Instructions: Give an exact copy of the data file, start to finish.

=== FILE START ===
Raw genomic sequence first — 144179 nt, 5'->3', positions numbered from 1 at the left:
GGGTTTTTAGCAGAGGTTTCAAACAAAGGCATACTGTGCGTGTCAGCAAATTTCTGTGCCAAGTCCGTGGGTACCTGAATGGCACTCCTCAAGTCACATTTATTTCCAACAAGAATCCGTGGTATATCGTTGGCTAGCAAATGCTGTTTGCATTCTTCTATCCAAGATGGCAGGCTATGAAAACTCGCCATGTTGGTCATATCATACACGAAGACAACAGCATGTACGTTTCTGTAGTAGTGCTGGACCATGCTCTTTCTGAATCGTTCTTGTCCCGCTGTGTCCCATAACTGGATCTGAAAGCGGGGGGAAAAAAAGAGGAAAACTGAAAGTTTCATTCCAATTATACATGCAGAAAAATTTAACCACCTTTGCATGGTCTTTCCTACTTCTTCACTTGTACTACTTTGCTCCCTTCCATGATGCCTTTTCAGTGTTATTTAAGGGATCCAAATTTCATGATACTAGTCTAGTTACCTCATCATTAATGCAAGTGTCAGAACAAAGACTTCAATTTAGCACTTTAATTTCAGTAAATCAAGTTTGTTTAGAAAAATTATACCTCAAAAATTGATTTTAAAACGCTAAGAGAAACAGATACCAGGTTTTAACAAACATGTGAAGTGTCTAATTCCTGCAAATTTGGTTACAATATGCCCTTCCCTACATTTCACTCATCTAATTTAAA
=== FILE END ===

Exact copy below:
Raw genomic sequence first — 144179 nt, 5'->3', positions numbered from 1 at the left:
GGGTTTTTAGCAGAGGTTTCAAACAAAGGCATACTGTGCGTGTCAGCAAATTTCTGTGCCAAGTCCGTGGGTACCTGAATGGCACTCCTCAAGTCACATTTATTTCCAACAAGAATCCGTGGTATATCGTTGGCTAGCAAATGCTGTTTGCATTCTTCTATCCAAGATGGCAGGCTATGAAAACTCGCCATGTTGGTCATATCATACACGAAGACAACAGCATGTACGTTTCTGTAGTAGTGCTGGACCATGCTCTTTCTGAATCGTTCTTGTCCCGCTGTGTCCCATAACTGGATCTGAAAGCGGGGGGAAAAAAAGAGGAAAACTGAAAGTTTCATTCCAATTATACATGCAGAAAAATTTAACCACCTTTGCATGGTCTTTCCTACTTCTTCACTTGTACTACTTTGCTCCCTTCCATGATGCCTTTTCAGTGTTATTTAAGGGATCCAAATTTCATGATACTAGTCTAGTTACCTCATCATTAATGCAAGTGTCAGAACAAAGACTTCAATTTAGCACTTTAATTTCAGTAAATCAAGTTTGTTTAGAAAAATTATACCTCAAAAATTGATTTTAAAACGCTAAGAGAAACAGATACCAGGTTTTAACAAACATGTGAAGTGTCTAATTCCTGCAAATTTGGTTACAATATGCCCTTCCCTACATTTCACTCATCTAATTTAAA